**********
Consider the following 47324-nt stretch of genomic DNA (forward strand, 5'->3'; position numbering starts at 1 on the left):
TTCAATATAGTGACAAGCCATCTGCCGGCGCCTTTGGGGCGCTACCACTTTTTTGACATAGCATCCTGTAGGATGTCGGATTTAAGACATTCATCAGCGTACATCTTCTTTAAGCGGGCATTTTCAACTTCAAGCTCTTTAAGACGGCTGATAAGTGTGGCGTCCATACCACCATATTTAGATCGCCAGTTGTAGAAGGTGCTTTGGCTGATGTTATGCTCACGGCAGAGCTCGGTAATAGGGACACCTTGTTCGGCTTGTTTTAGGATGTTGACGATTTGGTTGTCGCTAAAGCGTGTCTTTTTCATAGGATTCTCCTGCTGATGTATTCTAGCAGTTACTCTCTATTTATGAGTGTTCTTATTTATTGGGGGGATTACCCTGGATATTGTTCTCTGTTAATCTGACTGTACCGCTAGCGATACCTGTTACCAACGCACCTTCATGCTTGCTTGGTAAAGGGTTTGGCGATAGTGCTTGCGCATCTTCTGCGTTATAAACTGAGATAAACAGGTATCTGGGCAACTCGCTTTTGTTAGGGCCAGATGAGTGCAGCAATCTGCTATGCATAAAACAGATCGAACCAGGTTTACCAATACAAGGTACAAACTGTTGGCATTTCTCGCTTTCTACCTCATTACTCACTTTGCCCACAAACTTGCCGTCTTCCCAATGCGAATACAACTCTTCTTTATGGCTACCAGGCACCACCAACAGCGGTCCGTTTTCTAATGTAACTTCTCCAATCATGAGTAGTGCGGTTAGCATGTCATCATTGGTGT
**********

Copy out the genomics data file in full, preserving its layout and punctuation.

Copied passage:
Consider the following 47324-nt stretch of genomic DNA (forward strand, 5'->3'; position numbering starts at 1 on the left):
TTCAATATAGTGACAAGCCATCTGCCGGCGCCTTTGGGGCGCTACCACTTTTTTGACATAGCATCCTGTAGGATGTCGGATTTAAGACATTCATCAGCGTACATCTTCTTTAAGCGGGCATTTTCAACTTCAAGCTCTTTAAGACGGCTGATAAGTGTGGCGTCCATACCACCATATTTAGATCGCCAGTTGTAGAAGGTGCTTTGGCTGATGTTATGCTCACGGCAGAGCTCGGTAATAGGGACACCTTGTTCGGCTTGTTTTAGGATGTTGACGATTTGGTTGTCGCTAAAGCGTGTCTTTTTCATAGGATTCTCCTGCTGATGTATTCTAGCAGTTACTCTCTATTTATGAGTGTTCTTATTTATTGGGGGGATTACCCTGGATATTGTTCTCTGTTAATCTGACTGTACCGCTAGCGATACCTGTTACCAACGCACCTTCATGCTTGCTTGGTAAAGGGTTTGGCGATAGTGCTTGCGCATCTTCTGCGTTATAAACTGAGATAAACAGGTATCTGGGCAACTCGCTTTTGTTAGGGCCAGATGAGTGCAGCAATCTGCTATGCATAAAACAGATCGAACCAGGTTTACCAATACAAGGTACAAACTGTTGGCATTTCTCGCTTTCTACCTCATTACTCACTTTGCCCACAAACTTGCCGTCTTCCCAATGCGAATACAACTCTTCTTTATGGCTACCAGGCACCACCAACAGCGGTCCGTTTTCTAATGTAACTTCTCCAATCATGAGTAGTGCGGTTAGCATGTCATCATTGGTGT